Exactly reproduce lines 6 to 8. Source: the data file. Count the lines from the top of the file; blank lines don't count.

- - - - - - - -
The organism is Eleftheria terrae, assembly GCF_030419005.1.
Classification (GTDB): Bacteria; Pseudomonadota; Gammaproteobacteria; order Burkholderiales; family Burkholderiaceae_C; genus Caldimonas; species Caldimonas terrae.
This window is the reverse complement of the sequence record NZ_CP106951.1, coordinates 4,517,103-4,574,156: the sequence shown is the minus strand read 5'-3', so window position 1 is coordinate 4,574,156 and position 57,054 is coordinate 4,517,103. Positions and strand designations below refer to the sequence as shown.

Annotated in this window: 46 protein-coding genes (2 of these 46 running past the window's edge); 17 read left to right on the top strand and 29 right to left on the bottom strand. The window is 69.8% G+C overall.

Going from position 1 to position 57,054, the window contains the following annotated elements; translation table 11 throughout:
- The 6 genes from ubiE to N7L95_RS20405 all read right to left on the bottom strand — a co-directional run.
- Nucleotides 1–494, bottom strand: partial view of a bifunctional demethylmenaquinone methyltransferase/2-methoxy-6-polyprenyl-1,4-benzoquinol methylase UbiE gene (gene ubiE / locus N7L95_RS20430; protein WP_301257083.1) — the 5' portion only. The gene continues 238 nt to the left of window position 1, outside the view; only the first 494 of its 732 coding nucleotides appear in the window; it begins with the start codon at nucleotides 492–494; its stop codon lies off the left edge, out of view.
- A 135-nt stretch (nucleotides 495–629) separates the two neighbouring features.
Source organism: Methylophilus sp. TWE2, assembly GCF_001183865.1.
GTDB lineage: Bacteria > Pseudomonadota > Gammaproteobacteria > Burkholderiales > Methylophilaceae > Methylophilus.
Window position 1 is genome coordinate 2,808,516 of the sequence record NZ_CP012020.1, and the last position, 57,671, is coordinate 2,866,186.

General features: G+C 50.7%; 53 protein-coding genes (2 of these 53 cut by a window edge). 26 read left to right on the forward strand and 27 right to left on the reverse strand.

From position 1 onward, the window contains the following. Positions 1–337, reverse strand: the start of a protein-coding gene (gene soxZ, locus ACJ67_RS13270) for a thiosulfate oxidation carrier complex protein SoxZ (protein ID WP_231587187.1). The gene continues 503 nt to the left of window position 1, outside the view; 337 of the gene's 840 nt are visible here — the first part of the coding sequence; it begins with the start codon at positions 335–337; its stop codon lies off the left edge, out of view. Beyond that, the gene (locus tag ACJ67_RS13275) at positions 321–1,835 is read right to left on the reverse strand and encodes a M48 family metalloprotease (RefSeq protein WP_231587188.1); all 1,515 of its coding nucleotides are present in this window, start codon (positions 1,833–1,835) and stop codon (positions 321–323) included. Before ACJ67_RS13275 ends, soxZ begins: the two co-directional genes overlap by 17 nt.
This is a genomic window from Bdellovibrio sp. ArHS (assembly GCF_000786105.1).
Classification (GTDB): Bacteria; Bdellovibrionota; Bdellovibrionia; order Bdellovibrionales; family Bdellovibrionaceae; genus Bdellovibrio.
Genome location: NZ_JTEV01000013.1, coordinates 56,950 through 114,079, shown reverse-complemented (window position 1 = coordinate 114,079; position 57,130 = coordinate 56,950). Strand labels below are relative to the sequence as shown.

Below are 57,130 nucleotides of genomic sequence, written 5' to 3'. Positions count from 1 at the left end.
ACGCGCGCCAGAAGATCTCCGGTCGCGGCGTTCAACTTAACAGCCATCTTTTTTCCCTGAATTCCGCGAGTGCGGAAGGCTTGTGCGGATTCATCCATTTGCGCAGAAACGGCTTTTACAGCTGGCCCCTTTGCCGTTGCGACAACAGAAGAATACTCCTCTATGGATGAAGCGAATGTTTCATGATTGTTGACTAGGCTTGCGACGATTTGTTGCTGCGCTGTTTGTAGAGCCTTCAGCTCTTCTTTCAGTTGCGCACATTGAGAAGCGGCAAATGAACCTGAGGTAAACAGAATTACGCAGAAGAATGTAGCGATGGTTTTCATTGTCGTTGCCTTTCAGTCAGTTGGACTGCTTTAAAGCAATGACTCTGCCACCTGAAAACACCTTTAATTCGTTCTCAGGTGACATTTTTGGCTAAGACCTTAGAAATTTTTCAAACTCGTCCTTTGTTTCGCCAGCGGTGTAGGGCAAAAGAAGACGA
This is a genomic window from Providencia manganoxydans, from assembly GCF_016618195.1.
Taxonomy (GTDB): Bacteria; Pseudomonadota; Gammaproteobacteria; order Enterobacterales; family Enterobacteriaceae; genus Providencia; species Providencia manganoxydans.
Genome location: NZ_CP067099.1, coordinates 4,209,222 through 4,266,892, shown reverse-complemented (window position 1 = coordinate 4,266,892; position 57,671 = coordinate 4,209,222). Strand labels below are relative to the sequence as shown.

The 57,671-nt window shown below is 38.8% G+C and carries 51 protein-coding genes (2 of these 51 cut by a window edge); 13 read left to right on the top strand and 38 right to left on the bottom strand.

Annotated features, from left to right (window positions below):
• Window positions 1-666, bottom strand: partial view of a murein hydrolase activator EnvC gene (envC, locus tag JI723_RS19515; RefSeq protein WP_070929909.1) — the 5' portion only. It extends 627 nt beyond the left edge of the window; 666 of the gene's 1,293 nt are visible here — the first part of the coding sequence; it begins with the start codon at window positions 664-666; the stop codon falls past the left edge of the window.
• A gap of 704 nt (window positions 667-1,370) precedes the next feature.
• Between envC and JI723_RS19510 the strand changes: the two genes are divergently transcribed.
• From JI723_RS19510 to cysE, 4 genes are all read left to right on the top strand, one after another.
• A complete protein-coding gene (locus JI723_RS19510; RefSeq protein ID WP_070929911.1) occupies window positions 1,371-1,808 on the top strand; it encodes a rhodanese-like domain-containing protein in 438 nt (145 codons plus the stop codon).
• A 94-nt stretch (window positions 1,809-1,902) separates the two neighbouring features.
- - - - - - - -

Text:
- The 6 genes from ubiE to N7L95_RS20405 all read right to left on the bottom strand — a co-directional run.
- Nucleotides 1–494, bottom strand: partial view of a bifunctional demethylmenaquinone methyltransferase/2-methoxy-6-polyprenyl-1,4-benzoquinol methylase UbiE gene (gene ubiE / locus N7L95_RS20430; protein WP_301257083.1) — the 5' portion only. The gene continues 238 nt to the left of window position 1, outside the view; only the first 494 of its 732 coding nucleotides appear in the window; it begins with the start codon at nucleotides 492–494; its stop codon lies off the left edge, out of view.
- A 135-nt stretch (nucleotides 495–629) separates the two neighbouring features.